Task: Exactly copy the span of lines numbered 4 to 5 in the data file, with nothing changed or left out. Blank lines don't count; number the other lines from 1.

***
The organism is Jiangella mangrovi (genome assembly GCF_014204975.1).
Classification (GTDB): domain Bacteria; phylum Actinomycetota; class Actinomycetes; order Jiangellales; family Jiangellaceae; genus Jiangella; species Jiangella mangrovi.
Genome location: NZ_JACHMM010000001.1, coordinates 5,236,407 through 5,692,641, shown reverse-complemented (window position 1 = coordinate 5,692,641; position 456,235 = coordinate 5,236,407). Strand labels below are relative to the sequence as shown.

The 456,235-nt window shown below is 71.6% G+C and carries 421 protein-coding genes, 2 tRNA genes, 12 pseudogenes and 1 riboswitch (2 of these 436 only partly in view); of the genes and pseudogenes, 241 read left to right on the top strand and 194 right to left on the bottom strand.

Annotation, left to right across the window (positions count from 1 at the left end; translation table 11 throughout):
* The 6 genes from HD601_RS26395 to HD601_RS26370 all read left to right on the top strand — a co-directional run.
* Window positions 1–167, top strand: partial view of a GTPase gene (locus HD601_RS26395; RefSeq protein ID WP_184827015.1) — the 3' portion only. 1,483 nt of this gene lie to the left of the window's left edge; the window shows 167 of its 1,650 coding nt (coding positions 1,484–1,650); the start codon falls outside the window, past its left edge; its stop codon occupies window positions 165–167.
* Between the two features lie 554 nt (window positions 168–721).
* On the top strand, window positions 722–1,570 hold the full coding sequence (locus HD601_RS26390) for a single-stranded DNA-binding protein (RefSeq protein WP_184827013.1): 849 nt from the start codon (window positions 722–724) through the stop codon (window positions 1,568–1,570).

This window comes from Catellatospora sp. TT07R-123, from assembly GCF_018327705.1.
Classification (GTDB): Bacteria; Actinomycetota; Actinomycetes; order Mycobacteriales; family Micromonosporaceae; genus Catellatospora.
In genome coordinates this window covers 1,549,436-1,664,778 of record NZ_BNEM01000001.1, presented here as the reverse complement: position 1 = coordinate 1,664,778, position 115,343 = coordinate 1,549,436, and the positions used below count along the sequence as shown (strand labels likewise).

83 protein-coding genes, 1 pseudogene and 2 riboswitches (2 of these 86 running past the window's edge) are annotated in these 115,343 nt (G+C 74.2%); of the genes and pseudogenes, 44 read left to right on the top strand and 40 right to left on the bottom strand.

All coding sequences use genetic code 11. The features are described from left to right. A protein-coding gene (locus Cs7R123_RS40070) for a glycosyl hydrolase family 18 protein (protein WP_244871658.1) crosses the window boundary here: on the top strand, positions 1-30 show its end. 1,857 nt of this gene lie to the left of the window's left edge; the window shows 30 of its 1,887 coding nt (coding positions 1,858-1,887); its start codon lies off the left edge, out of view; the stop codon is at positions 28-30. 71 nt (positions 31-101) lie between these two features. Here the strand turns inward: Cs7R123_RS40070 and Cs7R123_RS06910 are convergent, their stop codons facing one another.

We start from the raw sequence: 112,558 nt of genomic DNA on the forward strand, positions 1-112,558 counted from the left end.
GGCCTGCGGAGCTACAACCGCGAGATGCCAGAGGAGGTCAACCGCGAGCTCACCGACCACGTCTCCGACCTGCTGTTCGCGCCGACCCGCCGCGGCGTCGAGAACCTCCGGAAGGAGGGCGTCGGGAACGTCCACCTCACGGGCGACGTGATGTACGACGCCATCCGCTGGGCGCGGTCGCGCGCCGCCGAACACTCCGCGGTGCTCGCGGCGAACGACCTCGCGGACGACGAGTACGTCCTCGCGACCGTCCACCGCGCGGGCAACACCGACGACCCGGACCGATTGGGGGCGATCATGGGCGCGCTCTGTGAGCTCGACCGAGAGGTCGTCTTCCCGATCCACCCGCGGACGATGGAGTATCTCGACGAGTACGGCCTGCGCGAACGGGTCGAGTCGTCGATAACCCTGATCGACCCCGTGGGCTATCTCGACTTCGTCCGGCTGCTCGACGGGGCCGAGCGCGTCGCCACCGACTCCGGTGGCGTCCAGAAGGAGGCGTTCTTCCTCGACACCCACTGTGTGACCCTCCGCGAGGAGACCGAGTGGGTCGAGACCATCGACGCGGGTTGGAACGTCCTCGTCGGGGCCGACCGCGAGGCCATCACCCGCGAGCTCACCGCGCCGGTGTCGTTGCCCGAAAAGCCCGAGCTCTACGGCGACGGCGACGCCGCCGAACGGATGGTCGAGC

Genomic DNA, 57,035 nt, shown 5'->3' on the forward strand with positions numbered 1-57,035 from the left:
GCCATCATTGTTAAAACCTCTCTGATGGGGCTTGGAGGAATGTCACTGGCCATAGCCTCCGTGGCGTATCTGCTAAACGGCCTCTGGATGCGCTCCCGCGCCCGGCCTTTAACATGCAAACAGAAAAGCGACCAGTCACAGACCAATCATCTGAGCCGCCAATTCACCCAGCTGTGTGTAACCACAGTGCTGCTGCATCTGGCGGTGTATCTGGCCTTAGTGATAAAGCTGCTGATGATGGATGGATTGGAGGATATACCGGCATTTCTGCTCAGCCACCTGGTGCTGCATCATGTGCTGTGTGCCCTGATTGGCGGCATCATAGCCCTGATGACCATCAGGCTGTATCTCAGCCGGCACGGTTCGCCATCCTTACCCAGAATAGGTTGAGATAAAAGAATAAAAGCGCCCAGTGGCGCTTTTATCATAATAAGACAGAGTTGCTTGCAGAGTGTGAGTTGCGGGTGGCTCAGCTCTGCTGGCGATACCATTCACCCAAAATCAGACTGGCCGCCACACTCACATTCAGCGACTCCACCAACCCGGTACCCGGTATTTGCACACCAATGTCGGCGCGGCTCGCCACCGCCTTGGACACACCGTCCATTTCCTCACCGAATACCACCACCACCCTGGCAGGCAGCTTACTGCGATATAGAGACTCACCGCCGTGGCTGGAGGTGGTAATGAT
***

The 456,235-nt window shown below is 71.6% G+C and carries 421 protein-coding genes, 2 tRNA genes, 12 pseudogenes and 1 riboswitch (2 of these 436 only partly in view); of the genes and pseudogenes, 241 read left to right on the top strand and 194 right to left on the bottom strand.

Annotation, left to right across the window (positions count from 1 at the left end; translation table 11 throughout):